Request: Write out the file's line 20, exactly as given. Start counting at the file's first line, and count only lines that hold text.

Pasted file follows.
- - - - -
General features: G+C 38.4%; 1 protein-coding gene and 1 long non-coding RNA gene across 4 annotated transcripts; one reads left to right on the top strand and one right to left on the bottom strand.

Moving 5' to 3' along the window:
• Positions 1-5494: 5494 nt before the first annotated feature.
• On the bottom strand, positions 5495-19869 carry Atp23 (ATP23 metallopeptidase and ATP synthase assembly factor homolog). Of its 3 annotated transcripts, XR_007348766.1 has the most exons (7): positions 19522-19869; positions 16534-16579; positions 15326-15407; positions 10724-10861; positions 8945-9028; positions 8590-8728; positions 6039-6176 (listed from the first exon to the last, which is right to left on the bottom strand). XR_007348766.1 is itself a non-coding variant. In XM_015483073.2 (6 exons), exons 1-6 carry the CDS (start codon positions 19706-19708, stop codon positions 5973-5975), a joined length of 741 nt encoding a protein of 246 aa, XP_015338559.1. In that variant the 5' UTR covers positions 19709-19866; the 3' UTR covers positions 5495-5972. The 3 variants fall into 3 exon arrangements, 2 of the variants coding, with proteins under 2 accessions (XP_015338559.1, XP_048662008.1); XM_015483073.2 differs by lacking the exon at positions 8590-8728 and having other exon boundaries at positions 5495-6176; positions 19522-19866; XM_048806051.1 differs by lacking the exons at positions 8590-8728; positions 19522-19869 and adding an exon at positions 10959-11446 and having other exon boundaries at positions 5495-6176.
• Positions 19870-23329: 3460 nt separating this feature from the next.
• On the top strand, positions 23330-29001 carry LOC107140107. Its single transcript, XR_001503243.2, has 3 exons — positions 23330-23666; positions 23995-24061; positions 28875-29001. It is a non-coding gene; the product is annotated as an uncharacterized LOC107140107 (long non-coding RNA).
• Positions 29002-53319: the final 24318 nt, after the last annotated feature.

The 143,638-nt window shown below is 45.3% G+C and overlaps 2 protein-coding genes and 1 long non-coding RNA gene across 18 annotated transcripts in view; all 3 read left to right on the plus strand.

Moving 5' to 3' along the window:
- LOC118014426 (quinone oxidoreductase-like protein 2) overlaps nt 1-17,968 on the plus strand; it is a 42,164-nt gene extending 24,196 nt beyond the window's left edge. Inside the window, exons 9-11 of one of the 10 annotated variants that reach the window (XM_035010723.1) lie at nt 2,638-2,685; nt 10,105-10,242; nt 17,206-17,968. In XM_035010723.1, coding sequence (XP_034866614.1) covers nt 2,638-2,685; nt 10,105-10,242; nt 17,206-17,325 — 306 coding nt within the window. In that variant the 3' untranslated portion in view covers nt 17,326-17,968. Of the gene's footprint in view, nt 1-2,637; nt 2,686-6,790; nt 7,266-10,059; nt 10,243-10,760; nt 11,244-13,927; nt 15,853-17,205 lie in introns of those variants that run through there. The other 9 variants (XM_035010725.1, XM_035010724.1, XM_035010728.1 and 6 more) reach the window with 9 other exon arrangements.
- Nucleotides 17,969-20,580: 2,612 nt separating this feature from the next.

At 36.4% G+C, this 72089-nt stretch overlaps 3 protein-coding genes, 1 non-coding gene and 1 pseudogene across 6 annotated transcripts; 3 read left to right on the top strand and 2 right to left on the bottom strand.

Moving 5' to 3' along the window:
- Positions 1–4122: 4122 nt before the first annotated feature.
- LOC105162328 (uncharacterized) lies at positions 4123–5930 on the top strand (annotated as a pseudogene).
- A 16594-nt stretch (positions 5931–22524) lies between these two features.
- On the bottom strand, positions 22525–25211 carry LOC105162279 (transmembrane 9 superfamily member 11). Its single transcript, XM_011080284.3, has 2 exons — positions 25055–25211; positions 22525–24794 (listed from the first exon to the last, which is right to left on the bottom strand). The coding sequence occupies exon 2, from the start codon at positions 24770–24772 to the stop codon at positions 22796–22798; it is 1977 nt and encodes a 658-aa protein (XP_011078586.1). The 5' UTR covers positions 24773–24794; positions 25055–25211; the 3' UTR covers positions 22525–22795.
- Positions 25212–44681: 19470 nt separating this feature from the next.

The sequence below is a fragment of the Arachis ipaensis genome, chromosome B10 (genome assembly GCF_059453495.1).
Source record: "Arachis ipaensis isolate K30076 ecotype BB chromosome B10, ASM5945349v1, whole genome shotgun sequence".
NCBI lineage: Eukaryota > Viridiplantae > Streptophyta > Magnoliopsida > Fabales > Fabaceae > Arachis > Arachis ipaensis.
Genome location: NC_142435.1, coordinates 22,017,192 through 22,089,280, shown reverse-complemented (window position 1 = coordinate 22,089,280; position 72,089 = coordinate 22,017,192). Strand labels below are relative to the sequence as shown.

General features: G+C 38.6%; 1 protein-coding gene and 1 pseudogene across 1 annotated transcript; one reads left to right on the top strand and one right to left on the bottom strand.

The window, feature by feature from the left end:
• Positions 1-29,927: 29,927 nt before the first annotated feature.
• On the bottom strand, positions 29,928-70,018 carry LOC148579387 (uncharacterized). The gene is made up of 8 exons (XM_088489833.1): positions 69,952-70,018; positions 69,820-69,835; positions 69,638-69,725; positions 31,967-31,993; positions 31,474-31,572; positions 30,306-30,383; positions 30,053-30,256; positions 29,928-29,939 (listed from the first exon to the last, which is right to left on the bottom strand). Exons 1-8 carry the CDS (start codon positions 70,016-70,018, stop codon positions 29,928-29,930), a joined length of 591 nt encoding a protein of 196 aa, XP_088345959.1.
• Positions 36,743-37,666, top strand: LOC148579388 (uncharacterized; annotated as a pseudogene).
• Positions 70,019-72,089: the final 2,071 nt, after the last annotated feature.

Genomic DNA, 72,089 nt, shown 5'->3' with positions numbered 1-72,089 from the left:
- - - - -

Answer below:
Source record: "Arachis ipaensis isolate K30076 ecotype BB chromosome B10, ASM5945349v1, whole genome shotgun sequence".